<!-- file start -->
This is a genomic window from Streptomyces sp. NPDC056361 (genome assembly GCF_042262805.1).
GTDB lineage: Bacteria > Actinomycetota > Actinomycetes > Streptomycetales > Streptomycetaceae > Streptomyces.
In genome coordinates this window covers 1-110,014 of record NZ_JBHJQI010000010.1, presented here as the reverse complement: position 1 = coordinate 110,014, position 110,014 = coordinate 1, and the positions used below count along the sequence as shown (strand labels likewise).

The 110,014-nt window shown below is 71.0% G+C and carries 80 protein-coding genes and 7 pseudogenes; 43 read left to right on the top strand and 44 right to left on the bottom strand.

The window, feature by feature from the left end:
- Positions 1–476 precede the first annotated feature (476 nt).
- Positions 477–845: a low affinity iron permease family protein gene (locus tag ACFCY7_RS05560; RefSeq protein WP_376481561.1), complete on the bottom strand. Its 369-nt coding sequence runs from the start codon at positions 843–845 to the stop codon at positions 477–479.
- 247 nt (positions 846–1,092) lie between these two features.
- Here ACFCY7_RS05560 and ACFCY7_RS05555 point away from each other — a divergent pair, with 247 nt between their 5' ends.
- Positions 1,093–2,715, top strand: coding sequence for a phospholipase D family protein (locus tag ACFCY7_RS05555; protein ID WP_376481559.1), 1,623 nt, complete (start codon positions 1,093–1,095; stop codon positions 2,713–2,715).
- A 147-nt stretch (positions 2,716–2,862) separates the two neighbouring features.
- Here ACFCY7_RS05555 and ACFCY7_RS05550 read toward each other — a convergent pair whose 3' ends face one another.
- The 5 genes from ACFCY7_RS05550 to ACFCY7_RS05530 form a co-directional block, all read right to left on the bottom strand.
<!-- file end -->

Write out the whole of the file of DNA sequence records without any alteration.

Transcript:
This is a genomic window from Streptomyces sp. NPDC056361 (genome assembly GCF_042262805.1).
GTDB lineage: Bacteria > Actinomycetota > Actinomycetes > Streptomycetales > Streptomycetaceae > Streptomyces.
In genome coordinates this window covers 1-110,014 of record NZ_JBHJQI010000010.1, presented here as the reverse complement: position 1 = coordinate 110,014, position 110,014 = coordinate 1, and the positions used below count along the sequence as shown (strand labels likewise).

The 110,014-nt window shown below is 71.0% G+C and carries 80 protein-coding genes and 7 pseudogenes; 43 read left to right on the top strand and 44 right to left on the bottom strand.

The window, feature by feature from the left end:
- Positions 1–476 precede the first annotated feature (476 nt).
- Positions 477–845: a low affinity iron permease family protein gene (locus tag ACFCY7_RS05560; RefSeq protein WP_376481561.1), complete on the bottom strand. Its 369-nt coding sequence runs from the start codon at positions 843–845 to the stop codon at positions 477–479.
- 247 nt (positions 846–1,092) lie between these two features.
- Here ACFCY7_RS05560 and ACFCY7_RS05555 point away from each other — a divergent pair, with 247 nt between their 5' ends.
- Positions 1,093–2,715, top strand: coding sequence for a phospholipase D family protein (locus tag ACFCY7_RS05555; protein ID WP_376481559.1), 1,623 nt, complete (start codon positions 1,093–1,095; stop codon positions 2,713–2,715).
- A 147-nt stretch (positions 2,716–2,862) separates the two neighbouring features.
- Here ACFCY7_RS05555 and ACFCY7_RS05550 read toward each other — a convergent pair whose 3' ends face one another.
- The 5 genes from ACFCY7_RS05550 to ACFCY7_RS05530 form a co-directional block, all read right to left on the bottom strand.